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Have own tools to predict future Covid waves: Experts

They feel it is vital to prevent, detect a large outbreak from happening at the local level

Published: 29th May 2021 05:40 AM  |   Last Updated: 29th May 2021 05:40 AM   |  A+A-

A boy admiited at a COVID-19 care centre, during the second wave of coronavirus epidemic in India

A boy admitted at a COVID-19 care centre, during the second wave of coronavirus epidemic in India. (Photo | PTI)

Express News Service

BENGALURU: While there has been enough scientific evidence that the country will inevitably face further waves of the coronavirus pandemic, experts say that India should have its own planning tool like the one used by the Centres for Disease Control and Prevention (CDC), USA.

“Every country needs to step up pandemic preparedness to detect and contain the transmission in the early stages proactively. The CDC’s planning tools are impressive. India can have similar tools that can include several scenarios, surge tools and forecasts to prepare for the future waves,” said Dr Giridhara R Babu, renowned epidemiologist and member of Covid-19 Technical Advisory Committee.

“Models developed using the data available can help evaluate the potential effects of different community mitigation strategies. The planning scenarios may also be useful for hospitals  in assessing resource needs,” states the publicly available document by CDC on the planning scenarios.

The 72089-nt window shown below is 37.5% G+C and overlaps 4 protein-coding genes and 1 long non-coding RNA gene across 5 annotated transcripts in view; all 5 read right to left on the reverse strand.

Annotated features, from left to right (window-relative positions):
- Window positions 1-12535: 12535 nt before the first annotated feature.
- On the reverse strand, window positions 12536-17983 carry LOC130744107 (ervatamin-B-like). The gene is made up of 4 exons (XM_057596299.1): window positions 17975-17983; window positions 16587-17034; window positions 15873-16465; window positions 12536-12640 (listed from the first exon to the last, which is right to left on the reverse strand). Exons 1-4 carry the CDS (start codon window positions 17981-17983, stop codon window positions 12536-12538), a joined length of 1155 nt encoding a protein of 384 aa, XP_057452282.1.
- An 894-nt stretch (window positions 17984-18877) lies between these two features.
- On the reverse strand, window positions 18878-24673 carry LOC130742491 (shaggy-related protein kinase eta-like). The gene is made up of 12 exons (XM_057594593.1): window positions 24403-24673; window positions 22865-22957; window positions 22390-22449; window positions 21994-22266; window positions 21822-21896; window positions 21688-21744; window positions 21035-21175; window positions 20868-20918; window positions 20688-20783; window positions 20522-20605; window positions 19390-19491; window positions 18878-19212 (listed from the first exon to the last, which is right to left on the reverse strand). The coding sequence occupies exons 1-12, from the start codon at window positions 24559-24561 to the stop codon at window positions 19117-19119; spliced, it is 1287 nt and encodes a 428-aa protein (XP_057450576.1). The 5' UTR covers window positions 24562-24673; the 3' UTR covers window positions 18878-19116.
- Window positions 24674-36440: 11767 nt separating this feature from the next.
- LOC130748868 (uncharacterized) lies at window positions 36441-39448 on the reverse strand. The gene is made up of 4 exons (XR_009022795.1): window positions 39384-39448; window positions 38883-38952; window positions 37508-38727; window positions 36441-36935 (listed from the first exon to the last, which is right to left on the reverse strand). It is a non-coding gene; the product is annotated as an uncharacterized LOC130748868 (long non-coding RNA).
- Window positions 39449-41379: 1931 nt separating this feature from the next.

However, India needs to come up with its own scenarios, explains Dr Babu. An ideal scenario is to prevent and detect a large outbreak from happening at the local level, without waiting for the intervention from the state or central level in any block in any part of the country, he feels.

“To have such a robust civil system, it is essential to hire front line workers and strengthen the surveillance platform systems for enhancing the syndromic approach in the country. Having different scenarios will help understand the range of diverse possibilities and offer flexibility to scale up the preparedness for mounting prompt and appropriate responses,” he said.

Meanwhile, Prof Sashikumar Ganesan and Prof Deepak Subramani from the Department of CDS at IISc have come up with similar scenarios to predict the surge, the preparedness the states have to undertake and various parameters one could look into even in terms of prevention.

Prof Sashikumar said, “With three scenarios — no lockdown, 50 per cent and 100 per cent effectiveness of the lockdown — using parameters as confirmed cases, active cases, recoveries and deceased, it has been explained in detail with projections for the state government to prepare for future waves.”

According to him, the prediction of active cases will help the state prepare for the healthcare in terms of manpower and infrastructure to be stepped up, while confirmed cases will help BBMP and district officials to know the worst scenarios and how they should be containing the further surge.

The recoveries will help the government for post-Covid care and the data on the deceased will definitely help in assessing the cause of death and how to prevent it. He explained that the state should not stop testing and the testing levels will have to be uniformly and consistently high to be able to detect clusters at the earliest. Genome sequencing is another important tool to predict future waves.

Rather than depending on one or two models, the government should use some ensemble approach and synthesise the evidence from all the projections to develop different scenarios, experts said.



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